Neighborhood associations sign pact with polluter

In 2001, Ritrama produced 130,000 pounds of toluene, a pollutant that can harm the nervous system, liver, kidneys and skin in high amounts.

RBy Joe Mahon

Representatives from southeast Minneapolis neighborhoods signed an unprecedented deal with a local air polluter Thursday to voluntarily control emissions and strengthen community relations.

The “good neighbor agreement,” signed by management at Ritrama, is the first such emission-reduction deal in Minnesota.

Other signers included the Southeast Como Improvement Association, Prospect Park East River Road Improvement Association, St. Anthony Park Community Council and Mississippi Corridor Neighborhood Coalition.

The nonbinding agreement provides for Ritrama to make documents on pollution, emergency response plans and other issues available to the community.

“We’re going to share some of the things you need to have on file, which aren’t necessarily public information,” said Woody Pothen, Ritrama’s operations manager.

Ritrama, based in Milan, Italy, produces adhesives for labels and decals. Its plant on Kasota Avenue emits toluene, a toxic pollutant that can harm the nervous system, liver, kidneys and skin under high exposure.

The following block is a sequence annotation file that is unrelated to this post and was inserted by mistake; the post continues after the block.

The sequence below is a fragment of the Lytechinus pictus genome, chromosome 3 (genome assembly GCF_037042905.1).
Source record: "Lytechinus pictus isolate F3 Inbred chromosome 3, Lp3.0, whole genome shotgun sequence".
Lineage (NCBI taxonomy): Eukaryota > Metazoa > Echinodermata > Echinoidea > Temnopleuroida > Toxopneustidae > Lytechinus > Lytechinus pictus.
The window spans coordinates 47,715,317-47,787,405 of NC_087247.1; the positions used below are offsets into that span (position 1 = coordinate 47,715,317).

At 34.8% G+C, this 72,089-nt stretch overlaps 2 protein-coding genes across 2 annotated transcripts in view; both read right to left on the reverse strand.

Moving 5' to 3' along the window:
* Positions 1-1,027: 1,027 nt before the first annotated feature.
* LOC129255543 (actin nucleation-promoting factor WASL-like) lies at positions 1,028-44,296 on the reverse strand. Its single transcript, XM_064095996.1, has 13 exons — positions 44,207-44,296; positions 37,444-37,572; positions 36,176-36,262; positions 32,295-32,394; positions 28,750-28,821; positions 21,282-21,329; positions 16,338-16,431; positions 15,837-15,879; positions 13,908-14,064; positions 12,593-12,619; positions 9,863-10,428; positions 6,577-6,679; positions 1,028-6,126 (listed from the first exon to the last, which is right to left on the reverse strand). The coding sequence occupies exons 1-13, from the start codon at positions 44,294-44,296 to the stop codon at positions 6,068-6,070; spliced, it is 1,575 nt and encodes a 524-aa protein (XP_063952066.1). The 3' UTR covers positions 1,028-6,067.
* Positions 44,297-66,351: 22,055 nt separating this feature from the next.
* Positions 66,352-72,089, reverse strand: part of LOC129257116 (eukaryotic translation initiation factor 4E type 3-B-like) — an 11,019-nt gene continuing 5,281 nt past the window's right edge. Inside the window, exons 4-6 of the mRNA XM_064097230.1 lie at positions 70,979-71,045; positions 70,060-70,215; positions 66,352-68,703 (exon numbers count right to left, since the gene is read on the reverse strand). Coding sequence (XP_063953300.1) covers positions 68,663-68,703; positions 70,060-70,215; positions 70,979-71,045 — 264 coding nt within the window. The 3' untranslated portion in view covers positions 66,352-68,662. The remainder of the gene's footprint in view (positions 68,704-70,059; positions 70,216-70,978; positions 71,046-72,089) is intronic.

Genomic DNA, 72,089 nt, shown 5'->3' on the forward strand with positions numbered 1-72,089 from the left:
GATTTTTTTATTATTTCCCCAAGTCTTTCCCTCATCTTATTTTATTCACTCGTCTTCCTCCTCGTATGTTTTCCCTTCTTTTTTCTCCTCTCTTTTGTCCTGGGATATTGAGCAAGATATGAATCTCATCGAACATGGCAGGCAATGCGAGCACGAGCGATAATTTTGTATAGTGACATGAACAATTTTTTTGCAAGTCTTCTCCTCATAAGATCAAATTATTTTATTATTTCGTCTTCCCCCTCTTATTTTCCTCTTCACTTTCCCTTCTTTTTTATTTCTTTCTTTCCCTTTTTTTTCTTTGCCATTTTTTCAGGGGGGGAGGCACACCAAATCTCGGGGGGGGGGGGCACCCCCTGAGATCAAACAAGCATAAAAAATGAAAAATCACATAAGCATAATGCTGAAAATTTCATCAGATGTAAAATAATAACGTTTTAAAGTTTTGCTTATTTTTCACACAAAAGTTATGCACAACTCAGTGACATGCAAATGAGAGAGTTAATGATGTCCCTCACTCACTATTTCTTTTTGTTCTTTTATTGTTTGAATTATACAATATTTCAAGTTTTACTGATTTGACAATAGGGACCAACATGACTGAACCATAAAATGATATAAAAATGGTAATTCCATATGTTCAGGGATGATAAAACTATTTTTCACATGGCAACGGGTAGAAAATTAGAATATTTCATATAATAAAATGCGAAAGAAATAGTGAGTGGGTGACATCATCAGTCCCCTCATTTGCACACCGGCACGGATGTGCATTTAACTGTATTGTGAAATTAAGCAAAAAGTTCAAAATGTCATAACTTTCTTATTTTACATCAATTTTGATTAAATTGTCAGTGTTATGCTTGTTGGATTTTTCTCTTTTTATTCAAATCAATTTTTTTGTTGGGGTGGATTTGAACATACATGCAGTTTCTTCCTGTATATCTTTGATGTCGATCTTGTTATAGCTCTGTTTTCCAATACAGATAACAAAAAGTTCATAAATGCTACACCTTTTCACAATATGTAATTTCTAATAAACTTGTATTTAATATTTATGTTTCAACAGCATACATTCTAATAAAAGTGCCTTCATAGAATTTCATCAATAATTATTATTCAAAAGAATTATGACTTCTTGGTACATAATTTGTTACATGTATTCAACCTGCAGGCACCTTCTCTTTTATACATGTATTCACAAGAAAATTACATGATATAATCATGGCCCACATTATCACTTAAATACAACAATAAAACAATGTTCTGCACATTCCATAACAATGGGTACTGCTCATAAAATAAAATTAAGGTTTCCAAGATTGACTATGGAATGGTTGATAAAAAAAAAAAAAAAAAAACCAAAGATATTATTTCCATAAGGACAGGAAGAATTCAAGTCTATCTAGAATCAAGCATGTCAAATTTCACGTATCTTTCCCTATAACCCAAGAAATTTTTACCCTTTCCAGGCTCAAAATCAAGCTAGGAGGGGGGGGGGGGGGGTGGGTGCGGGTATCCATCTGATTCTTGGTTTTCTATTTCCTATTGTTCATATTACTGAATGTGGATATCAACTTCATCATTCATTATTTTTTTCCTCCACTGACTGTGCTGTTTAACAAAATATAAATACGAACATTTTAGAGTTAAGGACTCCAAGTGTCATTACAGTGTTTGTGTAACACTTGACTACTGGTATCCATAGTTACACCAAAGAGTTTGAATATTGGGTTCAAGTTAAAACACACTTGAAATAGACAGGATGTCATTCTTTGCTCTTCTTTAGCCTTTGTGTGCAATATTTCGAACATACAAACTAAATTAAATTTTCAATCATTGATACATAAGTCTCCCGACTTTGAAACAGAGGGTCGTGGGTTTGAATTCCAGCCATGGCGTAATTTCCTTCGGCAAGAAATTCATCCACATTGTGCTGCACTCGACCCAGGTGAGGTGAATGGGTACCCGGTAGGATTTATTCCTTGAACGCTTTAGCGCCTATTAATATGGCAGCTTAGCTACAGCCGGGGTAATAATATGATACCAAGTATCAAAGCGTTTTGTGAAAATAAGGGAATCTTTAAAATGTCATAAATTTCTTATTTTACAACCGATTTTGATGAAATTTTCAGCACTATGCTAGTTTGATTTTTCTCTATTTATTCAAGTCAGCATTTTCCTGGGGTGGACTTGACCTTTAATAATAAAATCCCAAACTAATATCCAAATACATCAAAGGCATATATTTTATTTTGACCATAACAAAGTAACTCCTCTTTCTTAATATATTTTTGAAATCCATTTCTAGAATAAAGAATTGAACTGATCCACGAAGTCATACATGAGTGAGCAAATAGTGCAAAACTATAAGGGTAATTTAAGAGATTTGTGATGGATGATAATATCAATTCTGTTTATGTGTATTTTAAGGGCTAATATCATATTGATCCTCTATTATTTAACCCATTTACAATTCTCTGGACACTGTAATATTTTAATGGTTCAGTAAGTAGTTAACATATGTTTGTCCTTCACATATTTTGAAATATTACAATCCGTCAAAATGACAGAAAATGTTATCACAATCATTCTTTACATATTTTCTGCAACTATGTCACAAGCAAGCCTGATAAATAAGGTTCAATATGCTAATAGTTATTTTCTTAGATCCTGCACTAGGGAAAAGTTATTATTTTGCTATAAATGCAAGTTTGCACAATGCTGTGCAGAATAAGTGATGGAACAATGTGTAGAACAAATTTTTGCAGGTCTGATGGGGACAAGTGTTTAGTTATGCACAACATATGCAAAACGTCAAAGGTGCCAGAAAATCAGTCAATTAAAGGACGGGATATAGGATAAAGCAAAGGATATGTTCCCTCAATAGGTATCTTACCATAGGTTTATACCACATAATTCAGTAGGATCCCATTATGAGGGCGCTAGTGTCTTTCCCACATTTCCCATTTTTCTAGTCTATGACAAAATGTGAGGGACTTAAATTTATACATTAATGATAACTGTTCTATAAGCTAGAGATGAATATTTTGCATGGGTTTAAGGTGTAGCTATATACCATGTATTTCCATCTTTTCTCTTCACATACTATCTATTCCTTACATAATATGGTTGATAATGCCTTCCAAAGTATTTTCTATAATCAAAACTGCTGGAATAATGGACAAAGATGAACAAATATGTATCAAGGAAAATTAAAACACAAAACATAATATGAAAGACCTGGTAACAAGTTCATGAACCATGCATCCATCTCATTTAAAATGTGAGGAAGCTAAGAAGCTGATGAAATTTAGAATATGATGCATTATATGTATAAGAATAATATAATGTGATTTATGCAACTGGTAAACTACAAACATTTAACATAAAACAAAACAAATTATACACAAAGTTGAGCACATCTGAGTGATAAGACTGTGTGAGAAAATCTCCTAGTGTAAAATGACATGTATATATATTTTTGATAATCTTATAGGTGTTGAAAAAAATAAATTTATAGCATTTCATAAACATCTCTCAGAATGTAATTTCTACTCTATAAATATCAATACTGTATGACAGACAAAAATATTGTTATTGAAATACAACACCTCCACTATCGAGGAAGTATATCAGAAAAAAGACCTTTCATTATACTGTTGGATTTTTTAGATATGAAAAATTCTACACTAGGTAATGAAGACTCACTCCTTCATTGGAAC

In 2001, Ritrama produced 130,000 pounds of toluene, 92 percent of all toluene emissions in Minneapolis, according to the Southeast Minneapolis Environmental Inventory.

Ritrama has decided to equip its factory with thermal oxidizers, which will reduce toluene and other air pollutant emissions 98 percent by the end of the year.

Part of Thursday’s agreement states Ritrama will keep residents informed about its progress, including letting them take tours.

“They were planning on doing this anyway for compliance and efficiency reasons, but having the community supervision will ensure that they stay on track,” said Justin Eibenholzl, Southeast Como and Prospect Park environmental coordinator.

Eibenholzl said the pollution control will make the plant more efficient, even if it requires a large investment.

“It takes money and energy, but it can get rid of these toxic chemicals that might get to the Tuttle School and the day care center that are nearby,” Eibenholzl said.

The changes will allow the plant to produce water-based and solvent-based adhesives with the same equipment. The adhesives are currently made on different equipment.

Air quality is a major concern for residents of southeast Minneapolis, where the industrial zones contain some of the state’s largest reporters of toxic releases.

Thursday’s agreement is the product of two years of planning to get businesses involved with the community.

“It may take time to get the businesses to come to the table, but it’s worth it,” said Amy Luesebrink of the Mississippi Corridor Neighborhoods Coalition.

The agreement’s main objective is increased communication.

“The worst thing is not knowing,” Pothen said. “You smell stuff, you see trucks, you see chemicals and drums, and you think the worst.”

The agreement also says Ritrama will report major spills to the neighborhood and be willing to participate in or sponsor neighborhood activities such as community gardening.

Representatives from other pollution-producing businesses also attended the signing. Participants said they hope to reach similar deals with other businesses.

Joe Mahon covers campus neighborhoods and welcomes comments at [email protected]